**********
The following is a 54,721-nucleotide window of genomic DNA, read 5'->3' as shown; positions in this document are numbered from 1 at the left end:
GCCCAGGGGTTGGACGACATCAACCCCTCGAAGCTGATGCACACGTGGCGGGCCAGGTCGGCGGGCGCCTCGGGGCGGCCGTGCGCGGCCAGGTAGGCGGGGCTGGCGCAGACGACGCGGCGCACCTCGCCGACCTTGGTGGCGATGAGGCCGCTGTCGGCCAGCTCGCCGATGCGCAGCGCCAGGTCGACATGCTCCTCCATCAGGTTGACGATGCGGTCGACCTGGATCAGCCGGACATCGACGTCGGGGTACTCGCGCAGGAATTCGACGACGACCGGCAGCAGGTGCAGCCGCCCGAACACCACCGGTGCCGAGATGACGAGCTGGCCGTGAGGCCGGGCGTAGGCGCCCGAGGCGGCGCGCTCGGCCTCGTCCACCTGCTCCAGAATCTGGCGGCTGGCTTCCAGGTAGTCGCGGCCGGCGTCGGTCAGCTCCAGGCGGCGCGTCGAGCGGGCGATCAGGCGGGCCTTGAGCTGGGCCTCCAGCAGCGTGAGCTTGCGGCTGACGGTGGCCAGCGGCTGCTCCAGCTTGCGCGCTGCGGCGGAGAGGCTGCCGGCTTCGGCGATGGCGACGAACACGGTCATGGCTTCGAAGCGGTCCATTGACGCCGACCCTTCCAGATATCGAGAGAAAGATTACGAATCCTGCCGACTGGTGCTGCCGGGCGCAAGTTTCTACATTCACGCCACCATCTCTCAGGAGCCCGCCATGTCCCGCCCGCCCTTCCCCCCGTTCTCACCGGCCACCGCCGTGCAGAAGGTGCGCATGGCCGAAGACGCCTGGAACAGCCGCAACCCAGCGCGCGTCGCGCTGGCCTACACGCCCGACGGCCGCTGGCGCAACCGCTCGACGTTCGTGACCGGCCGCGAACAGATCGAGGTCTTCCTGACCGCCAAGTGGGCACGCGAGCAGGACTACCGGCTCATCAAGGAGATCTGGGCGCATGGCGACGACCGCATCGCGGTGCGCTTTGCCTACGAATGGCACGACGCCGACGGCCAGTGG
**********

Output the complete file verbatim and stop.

The following is a 54,721-nucleotide window of genomic DNA, read 5'->3' as shown; positions in this document are numbered from 1 at the left end:
GCCCAGGGGTTGGACGACATCAACCCCTCGAAGCTGATGCACACGTGGCGGGCCAGGTCGGCGGGCGCCTCGGGGCGGCCGTGCGCGGCCAGGTAGGCGGGGCTGGCGCAGACGACGCGGCGCACCTCGCCGACCTTGGTGGCGATGAGGCCGCTGTCGGCCAGCTCGCCGATGCGCAGCGCCAGGTCGACATGCTCCTCCATCAGGTTGACGATGCGGTCGACCTGGATCAGCCGGACATCGACGTCGGGGTACTCGCGCAGGAATTCGACGACGACCGGCAGCAGGTGCAGCCGCCCGAACACCACCGGTGCCGAGATGACGAGCTGGCCGTGAGGCCGGGCGTAGGCGCCCGAGGCGGCGCGCTCGGCCTCGTCCACCTGCTCCAGAATCTGGCGGCTGGCTTCCAGGTAGTCGCGGCCGGCGTCGGTCAGCTCCAGGCGGCGCGTCGAGCGGGCGATCAGGCGGGCCTTGAGCTGGGCCTCCAGCAGCGTGAGCTTGCGGCTGACGGTGGCCAGCGGCTGCTCCAGCTTGCGCGCTGCGGCGGAGAGGCTGCCGGCTTCGGCGATGGCGACGAACACGGTCATGGCTTCGAAGCGGTCCATTGACGCCGACCCTTCCAGATATCGAGAGAAAGATTACGAATCCTGCCGACTGGTGCTGCCGGGCGCAAGTTTCTACATTCACGCCACCATCTCTCAGGAGCCCGCCATGTCCCGCCCGCCCTTCCCCCCGTTCTCACCGGCCACCGCCGTGCAGAAGGTGCGCATGGCCGAAGACGCCTGGAACAGCCGCAACCCAGCGCGCGTCGCGCTGGCCTACACGCCCGACGGCCGCTGGCGCAACCGCTCGACGTTCGTGACCGGCCGCGAACAGATCGAGGTCTTCCTGACCGCCAAGTGGGCACGCGAGCAGGACTACCGGCTCATCAAGGAGATCTGGGCGCATGGCGACGACCGCATCGCGGTGCGCTTTGCCTACGAATGGCACGACGCCGACGGCCAGTGG